An unprecedented event took place recently that may indicate a shift by haredi leaders in their forgiving attitude toward irresponsible safety norms.
On September 13, residents of the haredi neighborhood of Beit Israel alerted authorities to prohibit the use of the traditional sukkah of the Heichal Hora’a congregation, north of Mea She’arim.
The large Bransdorfer sukkah, erected every year, is a structure built on scaffolding outside the balcony of the rabbi’s home. These hassidim say the sukkah was built according to strict professional requirements – and received approval from engineers. Yet, this year, a handful of haredi journalists, backed by a large number of local residents, decided to publish photos from the sukkah – making allegations of safety failure, accusing the organizers of not learning lessons from the Meron and Karlin disasters.
As the police decided to interfere, there were accusations of betrayal and being moisers (handing one over to the enemy, in this case, the Zionist authority and the police), and tensions rose in the neighborhood, leading a large group of locals to barricade themselves in the sukkah to prevent its dismantling. Meanwhile, hundreds of residents gathered under the sukkah and confronted the police, with some breaking through the police barriers.
An agreement was finally reached after the police’s official rabbi, Rami Brachyahu, approached Rabbi Moshe Bransdorfer, and the two agreed to end the saga in a calm and quiet manner. The agreement reached was that the policemen would leave, and that the sukkah would be dismantled the following day (September 15) by household members.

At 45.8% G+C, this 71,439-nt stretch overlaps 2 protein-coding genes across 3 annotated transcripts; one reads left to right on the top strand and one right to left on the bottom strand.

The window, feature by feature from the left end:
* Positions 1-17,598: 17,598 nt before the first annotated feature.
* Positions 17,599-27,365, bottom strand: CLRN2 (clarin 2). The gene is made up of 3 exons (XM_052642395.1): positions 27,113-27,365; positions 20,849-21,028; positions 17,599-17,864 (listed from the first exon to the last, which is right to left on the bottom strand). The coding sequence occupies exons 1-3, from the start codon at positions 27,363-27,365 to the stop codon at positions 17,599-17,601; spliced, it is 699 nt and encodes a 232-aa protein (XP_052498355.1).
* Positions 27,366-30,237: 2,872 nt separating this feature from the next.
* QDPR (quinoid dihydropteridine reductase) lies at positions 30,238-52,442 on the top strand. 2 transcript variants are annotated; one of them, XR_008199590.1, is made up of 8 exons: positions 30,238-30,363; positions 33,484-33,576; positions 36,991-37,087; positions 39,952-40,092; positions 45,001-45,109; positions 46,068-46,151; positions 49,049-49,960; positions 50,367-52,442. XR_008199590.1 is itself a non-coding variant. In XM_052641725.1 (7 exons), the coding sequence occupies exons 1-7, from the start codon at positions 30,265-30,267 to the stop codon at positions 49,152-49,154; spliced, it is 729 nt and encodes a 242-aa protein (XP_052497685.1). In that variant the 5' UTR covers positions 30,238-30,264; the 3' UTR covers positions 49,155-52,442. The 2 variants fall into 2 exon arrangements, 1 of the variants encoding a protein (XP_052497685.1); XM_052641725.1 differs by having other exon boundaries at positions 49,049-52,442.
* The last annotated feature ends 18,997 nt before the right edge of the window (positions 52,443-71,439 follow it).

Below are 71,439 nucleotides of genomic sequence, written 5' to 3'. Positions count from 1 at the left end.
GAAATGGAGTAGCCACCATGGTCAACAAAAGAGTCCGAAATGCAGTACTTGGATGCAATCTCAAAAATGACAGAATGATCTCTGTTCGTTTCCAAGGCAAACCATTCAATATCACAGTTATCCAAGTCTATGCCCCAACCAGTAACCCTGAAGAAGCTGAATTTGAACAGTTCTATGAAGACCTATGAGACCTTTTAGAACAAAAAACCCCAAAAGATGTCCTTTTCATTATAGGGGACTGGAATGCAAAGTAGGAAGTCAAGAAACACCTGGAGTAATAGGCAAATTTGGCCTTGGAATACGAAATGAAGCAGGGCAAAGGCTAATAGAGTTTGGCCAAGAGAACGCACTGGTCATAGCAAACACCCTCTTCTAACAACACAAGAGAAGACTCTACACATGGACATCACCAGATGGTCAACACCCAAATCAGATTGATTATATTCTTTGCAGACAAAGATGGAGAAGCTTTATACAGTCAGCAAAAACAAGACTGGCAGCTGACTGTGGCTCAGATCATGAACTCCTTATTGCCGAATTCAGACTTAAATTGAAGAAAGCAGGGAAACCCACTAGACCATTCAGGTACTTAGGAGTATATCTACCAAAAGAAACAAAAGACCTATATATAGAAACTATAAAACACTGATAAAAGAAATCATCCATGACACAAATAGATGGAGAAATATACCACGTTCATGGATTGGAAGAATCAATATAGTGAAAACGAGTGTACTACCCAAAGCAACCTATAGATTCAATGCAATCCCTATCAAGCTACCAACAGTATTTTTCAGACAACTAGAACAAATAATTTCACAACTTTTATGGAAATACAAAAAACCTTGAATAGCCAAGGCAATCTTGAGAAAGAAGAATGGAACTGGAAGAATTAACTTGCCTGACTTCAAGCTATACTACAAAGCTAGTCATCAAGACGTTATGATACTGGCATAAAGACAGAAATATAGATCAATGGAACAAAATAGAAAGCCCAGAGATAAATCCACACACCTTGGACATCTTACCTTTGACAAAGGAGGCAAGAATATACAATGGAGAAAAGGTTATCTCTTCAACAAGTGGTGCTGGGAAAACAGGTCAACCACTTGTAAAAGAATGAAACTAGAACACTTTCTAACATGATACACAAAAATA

That’s how this specific issue was resolved.
But there is more behind it. The fact that haredi residents, living in the same neighborhood as the Bransdorfer community – some sources say even members of that community – decided to take action is not a small matter. Rather, it is a significant step heralding a profound change taking place inside the haredi sector.
Forty-eight dead, hundreds injured, and a large number of families deprived of those who provided for them, on top of more than a year of coronavirus tragedies, have apparently changed something very deep in the way haredim see their communities turning a blind eye toward safety infractions.
What is still disturbing is the fact that none of the haredi members of the city council, as well as Mayor Moshe Lion, were involved in this case or even informed in real time, at least until police were involved. If these haredi journalists, backed by many residents (of whom the majority didn’t want to be identified), had not dared to turn to non-haredi authorities we might have been, God forbid, counting dead again.
What stands behind this situation, according to a source inside the neighborhood, is that any contact with the outside world – meaning authorities not part of the haredi sector – is still a step very few dare to take.
“But,” adds the source, “this last year, too many disasters happened, and more people understand that these disasters happened due to failures of human beings, and were not from the heavens. Too many deaths that could have been prevented, too many cases of irresponsible acts and behavior, people understand that it shouldn’t be like that.”
The question now is: How far will this go? Moreover, who can encourage and lend support to this new trend? Are haredi representatives at city council the right people to lead it, or are they, at least most of them, going to be very careful not to draw the ire of haredi leaders?
Is the mayor, who has excellent relationships with haredi spiritual leadership in the city, going to handle the matter and deepen this small but significant sign of change?